OWN ‘Greenleaf’s’ Deborah Joy Winans Stars in DON’T WASTE YOUR PRETTY on TV One on Sunday, Feb. 28

 

Hello World,

Although I’m still sad that OWN’s Greenleaf has ended, I’m happy that the actors from the show are being featured in other projects. Deborah Joy Winans aka Charity is one of the stars in the upcoming movie DON’T WASTE YOUR PRETTY, which will be on TV One on Sunday, Feb. 28 at 8 P.M./7C. Below is the synopsis:

DON’T WASTE YOUR PRETTY follows a group of tightly knit friends as they sort out their turbulent life issues and love lives – always turning to one another to figure out their next move when jobs, romance or family interactions prove more complicated than they had ever anticipated. The film is based on the eponymous novel penned by award-winning author and media personality Demetria L. Lucas. The cast of DON’T WASTE YOUR PRETTY includes Keri Hilson (“Think Like A Man,” “Almost Christmas”), Redaric Williams (“The Yard,” “The Young And The Restless”), Deborah Joy Winans (“Greenleaf”), Jasmine Burke (“Saints & Sinners”), Kaye Singleton (“American Soul”) and Rainey Branch (“Being Mary Jane,” “Grey’s Anatomy”).

Check out the trailer below: (Y’all Charity is wearing a septum ring!)

Any thoughts?

Married as Teenagers, The Marriage Club of Facebook Founders Pastors Mauricio & Kris Sony Celebrate 25 Years of Marriage on Valentine’s Day!

Hello World,

I probably spend way too much time on Facebook, but one of my favorite places on Facebook is The Marriage Club, a group that has amassed 951.7k members! In this group, people post positive, uplifting and heartfelt messages in addition to pictures, videos, etc. about marriage. The Marriage Club was founded by Pastors Mauricio and Kris Sonny, who also founded The Life House Church in Stone Mountain, Georgia. See their biographies below:

Pastor Mauricio Sonny moved to Georgia at the age of 11. He is a product of the Atlanta Public School System, graduating from Crim High School in 1994. He earned a masters of business administration degree in organizational psychology and development in 2008. He has been married 20-plus years to his high school sweetheart and First Lady, Kris Sonny. Although they have three biological children, they also have many spiritual sons and daughters. 

Affectionately know as Lady Kris, a native of California, she moved to Atlanta the same year as Pastor Sonny and even attended the same high school. Pastor Kris Sonny is a woman who loves GOD dearly. She does an amazing job co-pastoring The Life House. Pastor Kris and Pastor Sonny have been together for over 20 years. As high school sweethearts, their relationship has played a major role in where they are today in ministry. Pastor Sonny often attributes who he is  to the support and shared guidance Pastor Kris has given.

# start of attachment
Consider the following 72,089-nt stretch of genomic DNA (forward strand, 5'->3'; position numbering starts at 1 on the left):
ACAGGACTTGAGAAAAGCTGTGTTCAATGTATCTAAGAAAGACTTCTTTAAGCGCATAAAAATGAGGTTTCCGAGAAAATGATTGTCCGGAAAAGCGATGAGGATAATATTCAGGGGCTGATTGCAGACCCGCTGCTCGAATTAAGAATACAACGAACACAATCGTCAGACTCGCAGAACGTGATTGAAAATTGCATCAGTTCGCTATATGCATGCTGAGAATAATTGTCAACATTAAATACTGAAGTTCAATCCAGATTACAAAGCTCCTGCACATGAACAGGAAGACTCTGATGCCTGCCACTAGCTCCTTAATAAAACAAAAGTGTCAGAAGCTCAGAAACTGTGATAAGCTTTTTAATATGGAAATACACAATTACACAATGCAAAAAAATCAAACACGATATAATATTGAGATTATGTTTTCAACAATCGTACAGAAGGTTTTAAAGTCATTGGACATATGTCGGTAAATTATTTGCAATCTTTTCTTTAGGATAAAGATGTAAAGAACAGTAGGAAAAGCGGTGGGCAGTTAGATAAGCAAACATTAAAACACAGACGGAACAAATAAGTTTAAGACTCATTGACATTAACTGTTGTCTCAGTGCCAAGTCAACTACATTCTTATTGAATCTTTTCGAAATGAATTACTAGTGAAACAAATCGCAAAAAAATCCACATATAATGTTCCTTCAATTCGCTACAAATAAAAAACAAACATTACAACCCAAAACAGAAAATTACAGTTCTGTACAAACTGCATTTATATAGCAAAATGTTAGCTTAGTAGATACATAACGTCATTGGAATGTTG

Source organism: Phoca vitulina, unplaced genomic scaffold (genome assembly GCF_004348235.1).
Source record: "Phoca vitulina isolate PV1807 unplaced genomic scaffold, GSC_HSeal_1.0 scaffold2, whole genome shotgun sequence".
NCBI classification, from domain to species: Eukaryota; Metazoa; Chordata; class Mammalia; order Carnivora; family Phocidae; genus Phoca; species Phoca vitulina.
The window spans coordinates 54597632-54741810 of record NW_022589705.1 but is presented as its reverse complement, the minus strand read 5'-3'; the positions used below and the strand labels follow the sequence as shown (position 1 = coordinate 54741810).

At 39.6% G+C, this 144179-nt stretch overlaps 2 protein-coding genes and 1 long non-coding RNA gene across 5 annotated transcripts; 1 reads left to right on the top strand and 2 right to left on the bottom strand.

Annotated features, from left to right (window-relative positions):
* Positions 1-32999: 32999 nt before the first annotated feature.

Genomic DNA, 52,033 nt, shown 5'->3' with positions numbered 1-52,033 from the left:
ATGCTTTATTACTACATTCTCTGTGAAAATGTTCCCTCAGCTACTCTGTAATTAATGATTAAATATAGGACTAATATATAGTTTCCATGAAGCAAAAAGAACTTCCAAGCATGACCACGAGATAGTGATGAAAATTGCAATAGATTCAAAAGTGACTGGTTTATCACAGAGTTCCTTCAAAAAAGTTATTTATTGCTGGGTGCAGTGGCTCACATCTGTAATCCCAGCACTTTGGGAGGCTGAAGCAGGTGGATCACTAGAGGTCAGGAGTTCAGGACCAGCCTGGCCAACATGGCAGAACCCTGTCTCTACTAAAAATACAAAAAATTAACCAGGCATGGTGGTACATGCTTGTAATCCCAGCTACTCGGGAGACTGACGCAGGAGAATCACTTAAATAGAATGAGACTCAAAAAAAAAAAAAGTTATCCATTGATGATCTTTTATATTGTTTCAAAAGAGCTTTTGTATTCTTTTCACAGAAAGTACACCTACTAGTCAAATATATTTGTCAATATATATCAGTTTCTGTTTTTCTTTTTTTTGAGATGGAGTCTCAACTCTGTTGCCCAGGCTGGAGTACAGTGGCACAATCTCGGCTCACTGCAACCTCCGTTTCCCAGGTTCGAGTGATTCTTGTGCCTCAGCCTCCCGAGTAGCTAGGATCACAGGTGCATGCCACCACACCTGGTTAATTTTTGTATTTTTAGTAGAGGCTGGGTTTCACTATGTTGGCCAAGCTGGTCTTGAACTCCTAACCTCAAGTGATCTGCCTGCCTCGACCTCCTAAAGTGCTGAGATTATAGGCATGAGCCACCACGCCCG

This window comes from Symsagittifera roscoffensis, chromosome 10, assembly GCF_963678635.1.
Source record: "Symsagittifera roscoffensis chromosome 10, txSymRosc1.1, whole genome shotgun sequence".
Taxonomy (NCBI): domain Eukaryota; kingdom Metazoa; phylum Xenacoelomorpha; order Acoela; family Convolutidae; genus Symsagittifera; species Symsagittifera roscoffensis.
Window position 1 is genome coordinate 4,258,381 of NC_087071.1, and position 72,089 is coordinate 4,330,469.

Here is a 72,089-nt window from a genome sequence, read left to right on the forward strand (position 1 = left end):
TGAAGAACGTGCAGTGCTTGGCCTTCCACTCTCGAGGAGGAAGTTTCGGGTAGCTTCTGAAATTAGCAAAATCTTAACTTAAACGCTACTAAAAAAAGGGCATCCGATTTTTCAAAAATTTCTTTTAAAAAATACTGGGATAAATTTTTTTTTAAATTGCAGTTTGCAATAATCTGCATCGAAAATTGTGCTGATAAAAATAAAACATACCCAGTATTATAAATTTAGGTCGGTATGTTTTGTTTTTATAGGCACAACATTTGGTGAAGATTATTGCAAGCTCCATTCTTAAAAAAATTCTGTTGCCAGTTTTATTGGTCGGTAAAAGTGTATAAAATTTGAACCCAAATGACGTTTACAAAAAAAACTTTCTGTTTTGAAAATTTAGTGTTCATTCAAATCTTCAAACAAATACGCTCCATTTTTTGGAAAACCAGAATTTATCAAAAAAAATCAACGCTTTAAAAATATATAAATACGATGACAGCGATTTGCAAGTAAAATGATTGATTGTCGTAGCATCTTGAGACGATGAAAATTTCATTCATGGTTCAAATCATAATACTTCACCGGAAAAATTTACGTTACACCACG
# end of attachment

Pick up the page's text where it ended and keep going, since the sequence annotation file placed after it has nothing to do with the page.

Additionally, the couple are founding members of the groundbreaking Freedom Georgia Initiative in which 19 black families raised $1.7 million to buy 96.71 acres in Wilkinson County, Georgia. Read all about this initiative HERE. 

1.How did the two of you meet?

Pastor Mauricio: We met actually in high school. It was in our 11th grade and 12th grade year. We were both in the band. We just knew each other in passing in the band before then. But in my 12th grade year, her 11th grade year, I made drum major, and she was the majorette captain. This was 1993-1994. I graduated in 1994. I said, ‘Hey shawty, what’s your name (singing like the rapper T-Pain)?’ Actually, we didn’t like each other. She had someone else in mind who she wanted to be drum major. And the way the band was positioned at the time, there was the drum major and then there was the majorette captain so she literally stood right behind me. And the majorettes were always giving me trouble so I would make them do run-ups and different exercises like that. But they didn’t care because they were in such good shape.

Everybody saw our tension and our problems, and one day, my band director came to me and said, ‘I heard that you and my majorette captain are having some problems. I was like, ‘Yeah, she never does anything I ask. And they be actin’ funny and all kinds of stuff. Yada, yada, yada.’ He said, ‘That’s not good leadership for my two leaders to be fighting all of the time. I heard you blow at her on your way to your house, and you know she stays down the street from you.’ I was like, ‘Yeah.’ He was pretty upset and told me that was unacceptable. So he forced me to start giving her a ride home because she was catching the bus and he didn’t think that was safe. He was trying to make us kiss and make up. The first few weeks were pretty rough. And I didn’t say anything to her. I would speed all the way to her house, slam my brakes and put her out at the door.

What’s your side of the story?

Pastor Kris: So let’s back up. Even before he tried out for drum major, he played the saxophone in the band. And one day, I got on the bus. We’re talking about a bus with instruments and people. I knocked over his instrument, he said, and he gave me a few choice words! Therefore, he was not my favorite. And I did not like him because of that. So after that, when he became drum major, it was a no for me. (Laughter)